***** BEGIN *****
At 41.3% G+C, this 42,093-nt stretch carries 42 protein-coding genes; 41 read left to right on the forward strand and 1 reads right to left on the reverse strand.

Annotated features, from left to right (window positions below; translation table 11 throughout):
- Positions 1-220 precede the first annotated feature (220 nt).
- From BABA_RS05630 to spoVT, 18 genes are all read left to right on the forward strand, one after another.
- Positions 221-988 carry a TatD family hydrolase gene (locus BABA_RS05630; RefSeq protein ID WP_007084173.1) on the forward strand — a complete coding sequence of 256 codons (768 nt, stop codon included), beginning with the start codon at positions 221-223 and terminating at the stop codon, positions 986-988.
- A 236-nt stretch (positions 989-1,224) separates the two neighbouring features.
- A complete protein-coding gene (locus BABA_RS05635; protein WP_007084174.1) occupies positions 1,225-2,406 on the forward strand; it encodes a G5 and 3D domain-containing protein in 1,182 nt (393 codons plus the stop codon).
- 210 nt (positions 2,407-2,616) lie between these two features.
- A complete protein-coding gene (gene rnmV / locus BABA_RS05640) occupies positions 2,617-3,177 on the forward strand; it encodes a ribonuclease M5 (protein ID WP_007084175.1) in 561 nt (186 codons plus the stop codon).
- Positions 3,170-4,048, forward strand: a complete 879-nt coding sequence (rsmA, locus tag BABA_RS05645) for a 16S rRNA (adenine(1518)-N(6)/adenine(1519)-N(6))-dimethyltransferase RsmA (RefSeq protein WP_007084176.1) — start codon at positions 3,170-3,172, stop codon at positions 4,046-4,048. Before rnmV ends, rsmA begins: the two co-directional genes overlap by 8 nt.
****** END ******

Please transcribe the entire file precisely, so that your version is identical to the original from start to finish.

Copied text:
At 41.3% G+C, this 42,093-nt stretch carries 42 protein-coding genes; 41 read left to right on the forward strand and 1 reads right to left on the reverse strand.

Annotated features, from left to right (window positions below; translation table 11 throughout):
- Positions 1-220 precede the first annotated feature (220 nt).
- From BABA_RS05630 to spoVT, 18 genes are all read left to right on the forward strand, one after another.
- Positions 221-988 carry a TatD family hydrolase gene (locus BABA_RS05630; RefSeq protein ID WP_007084173.1) on the forward strand — a complete coding sequence of 256 codons (768 nt, stop codon included), beginning with the start codon at positions 221-223 and terminating at the stop codon, positions 986-988.
- A 236-nt stretch (positions 989-1,224) separates the two neighbouring features.
- A complete protein-coding gene (locus BABA_RS05635; protein WP_007084174.1) occupies positions 1,225-2,406 on the forward strand; it encodes a G5 and 3D domain-containing protein in 1,182 nt (393 codons plus the stop codon).
- 210 nt (positions 2,407-2,616) lie between these two features.
- A complete protein-coding gene (gene rnmV / locus BABA_RS05640) occupies positions 2,617-3,177 on the forward strand; it encodes a ribonuclease M5 (protein ID WP_007084175.1) in 561 nt (186 codons plus the stop codon).
- Positions 3,170-4,048, forward strand: a complete 879-nt coding sequence (rsmA, locus tag BABA_RS05645) for a 16S rRNA (adenine(1518)-N(6)/adenine(1519)-N(6))-dimethyltransferase RsmA (RefSeq protein WP_007084176.1) — start codon at positions 3,170-3,172, stop codon at positions 4,046-4,048. Before rnmV ends, rsmA begins: the two co-directional genes overlap by 8 nt.